Sunday, August 30, 2009

An Apology to Reagan, Obama, and Ted Kennedy

I've lived in the DC area for 11 years. During this time I've run a few 5Ks, visited monuments, and played ultimate (that's frisbee) on the Mall and Polo Grounds. I've enjoyed cheap eats, cheap drinks, and cheap souvenirs. I've also been supremely disappointed with expensive eats (I'm looking at you 1789), enjoyed many a ride on the Metro, and gotten lost because L'Enfant used the Masonic symbol for major thruways.

The only new things left to enjoy DC are special patriotic events. The kind of events that cause people travel from far away to be a part of. Often they may only catch a short glimpse of a tinted limousine, but just being there is worth it. It's a once in a lifetime pilgrimage that should not be missed.

All of DC's Heavy-hitting politicos said their goodbyes to Kennedy except for me.

In the last few years DC mourned Ronald Reagan's funeral, handled the human onslaught of Barak Obama's inaguration, and mourned again for Ted Kennedy's funeral procession yesterday. These events have a common thread that links them across party lines.

I've missed all of them.

I've lived within an hour of these historic, once in a lifetime, never to be repeated experiences and never as much tried to attend them. Maybe that makes me a bad American. Maybe I'm just a lazy DC metro resident. Or maybe none of my excuses are valid.

Reagan's Funeral - A procession for a president is the grandest of all DC affairs. Inaugurations happen every 4 or 8 years, but dying presidents are rare. Reagan passed away in 2004 and I thought it was more pressing to save my vacation leave and work in my Shirlington cubicle instead of viewing Reagan lie in state.

I dropped the ball on attending this one.

Obama's Inauguration - I viewed the entire proceedings, but chose to avoid the sea of people and cold toes by watching it at home. One of these years I'll catch the inauguration of a new president.

Kennedy's Funeral - Yesterday's procession wasn't as hyped as Reagan's, but I was well aware of the planning. Instead I chose to go food shopping and get a haircut. The weather was plenty warm and the route was Metro accessible, but I needed my chocolate-vanilla Jell-o pudding.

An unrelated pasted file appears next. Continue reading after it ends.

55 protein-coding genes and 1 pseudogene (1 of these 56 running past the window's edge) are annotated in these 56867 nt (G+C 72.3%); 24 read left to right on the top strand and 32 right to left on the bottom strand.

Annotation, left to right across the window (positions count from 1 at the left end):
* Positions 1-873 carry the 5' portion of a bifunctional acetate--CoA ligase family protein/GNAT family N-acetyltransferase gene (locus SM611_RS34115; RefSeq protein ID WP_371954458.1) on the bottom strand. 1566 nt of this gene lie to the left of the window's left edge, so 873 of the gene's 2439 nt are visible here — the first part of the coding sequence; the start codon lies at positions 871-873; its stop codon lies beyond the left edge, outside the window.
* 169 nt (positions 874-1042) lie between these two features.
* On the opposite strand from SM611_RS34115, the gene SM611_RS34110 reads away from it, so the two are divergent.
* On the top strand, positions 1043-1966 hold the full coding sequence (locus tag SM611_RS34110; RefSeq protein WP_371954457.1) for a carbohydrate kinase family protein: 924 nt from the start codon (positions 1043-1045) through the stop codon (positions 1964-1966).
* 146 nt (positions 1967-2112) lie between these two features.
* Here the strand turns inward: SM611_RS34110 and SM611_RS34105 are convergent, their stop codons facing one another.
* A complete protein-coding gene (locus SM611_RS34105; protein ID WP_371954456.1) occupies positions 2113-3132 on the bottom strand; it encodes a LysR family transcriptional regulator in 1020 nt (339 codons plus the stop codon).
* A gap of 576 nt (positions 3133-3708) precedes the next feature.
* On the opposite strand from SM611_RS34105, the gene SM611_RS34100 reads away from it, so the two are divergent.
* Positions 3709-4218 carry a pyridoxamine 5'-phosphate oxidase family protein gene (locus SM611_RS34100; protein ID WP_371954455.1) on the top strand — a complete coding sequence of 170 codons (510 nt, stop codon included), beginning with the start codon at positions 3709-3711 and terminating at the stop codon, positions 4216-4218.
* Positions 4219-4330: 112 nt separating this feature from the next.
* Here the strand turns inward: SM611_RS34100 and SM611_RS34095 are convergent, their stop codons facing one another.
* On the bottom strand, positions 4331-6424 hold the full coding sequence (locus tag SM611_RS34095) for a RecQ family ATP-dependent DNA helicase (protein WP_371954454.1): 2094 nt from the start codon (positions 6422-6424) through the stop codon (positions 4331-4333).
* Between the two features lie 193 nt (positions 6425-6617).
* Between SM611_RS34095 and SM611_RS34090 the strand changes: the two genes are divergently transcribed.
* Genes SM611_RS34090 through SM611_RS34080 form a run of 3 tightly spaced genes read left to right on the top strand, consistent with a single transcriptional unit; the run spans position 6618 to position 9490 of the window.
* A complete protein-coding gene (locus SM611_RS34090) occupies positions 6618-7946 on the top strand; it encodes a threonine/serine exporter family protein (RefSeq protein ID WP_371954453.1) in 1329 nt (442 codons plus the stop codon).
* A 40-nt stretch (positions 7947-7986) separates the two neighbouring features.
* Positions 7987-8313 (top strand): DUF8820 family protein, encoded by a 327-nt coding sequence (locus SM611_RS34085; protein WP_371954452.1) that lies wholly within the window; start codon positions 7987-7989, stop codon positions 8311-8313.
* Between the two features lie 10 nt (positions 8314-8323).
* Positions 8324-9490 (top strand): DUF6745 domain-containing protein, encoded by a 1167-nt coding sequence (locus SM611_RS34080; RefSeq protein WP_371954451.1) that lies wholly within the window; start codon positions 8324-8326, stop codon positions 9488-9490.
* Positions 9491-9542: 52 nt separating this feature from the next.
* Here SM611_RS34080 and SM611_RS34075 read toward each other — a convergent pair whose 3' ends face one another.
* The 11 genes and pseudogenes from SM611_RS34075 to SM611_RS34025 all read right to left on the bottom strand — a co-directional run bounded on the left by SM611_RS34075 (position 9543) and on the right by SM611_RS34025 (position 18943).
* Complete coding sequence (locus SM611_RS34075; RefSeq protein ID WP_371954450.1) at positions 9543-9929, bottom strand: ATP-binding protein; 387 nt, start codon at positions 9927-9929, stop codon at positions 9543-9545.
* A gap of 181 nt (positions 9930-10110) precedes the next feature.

So I'm 0 for 3 for rare DC experiences. I already struck out, but maybe, just maybe, I won't have an excuse to miss the next one. Unless I'm working, the weather is bad, or it requires taking the Metro.

Wednesday, August 19, 2009

Arrow Sign Spinning - The Next Great Sport

Where can you see Olympic level baton twirling, but not feel ashamed for enjoying it? Drive on Wisconsin Avenue/355/Rockville Pike/Frederick Road and look for the impressive moves of arrow sign flippers. It's the best in retail rhythmic gymnastics.

A 7-minute YouTube documentary must mean it's legit.

Because there are so many competitors with basic flipping skills, little separates the talent. You've seen one flipper you've seen'em all. All sign flippers are males, between 16 and 24 years old, getting paid $15-20/hour to burn in the sun and show their sleights of hand. It's a scene repeated every other traffic light and I can't stop watching.

Arrow sign spinning needs a Tony Hawk 900 move to advance the profession and artistry.

The spinners hawk signs for mattress stores, condominiums for sale, and furniture stores forever claiming they're going out business. Not only are the businesses repetitive, but so are the moves. I will never appreciate the more intricate moves, but I do notice people who do more than just spin the sign around their bodies.

The song may not be great, but spinner Matt Doolan keeps it interesting.

We've reached the pinnacle of signage performance. The tricks are the same including rotating the sign clockwise and counter clockwise, 360 degree sign rotation, flipping a horizontal sign, sliding the sign around the torso, and a horizontal flip high enough to pirouette and catch it again. To differentiate spinners, I need to see more non-flipping moves like dancing with the sign and creative ways to catch the sign.

Ah, who I am kidding, I have no idea what I'm talking about.

I wouldn't want something that sharp that close to my nether regions.

What the sport needs is an innovation or move that transcends the generations of sign flippers that have come before them. I think it'll come when the first vertical sign is flipped a few times on the vertical axis. Perhaps a vert-vert-flip is beyond the physics, aerodynamics, and wind resistance of gigantic arrow signs.

One of the top spinners in all the land.

While the signage gymnastics never fail to impress, the sign is never held still long enough to actually get the message out. All motorists learn is something is for sale somewhere, but they do get a good sign spinning show.

It could be worse, 355 could be lined with wacky waiving inflatable arm flailing tube men.

Saturday, August 08, 2009

It's the 2009 Howard County Fair!

I made my way to the land of manure, farm equipment, over-tanned people, carnival rides, carnies, and animal shows...also know as the Howard County Fair. County fairs are smaller than the state fair and that's just fine with me. Everyone reaches their limit of animal stalls to see and the county fair has just enough. Offering twice as many cows, rides, and games is a waste when half that amount is all I'm looking for.

One suggestion for next year...offer fried dumplings. Apparently it's impossible for a Maryland fair, at any level, to offer the best carnival snack. Think malasadas or funnel cake balls doused in powdered sugar.

Onto the pictures!

Another August means another HoCo Fair.

Nothing says you're not a superstar yet like being advertised on a HoCo Fair's Richie Fields, Nashville recording artist!

I now control you, rabbit. Soon the world!

What I'd look like reincarnated as a rooster.

Like the military...all haircuts are high and tight.

When your animal's on display, hairdryers are just the beginning.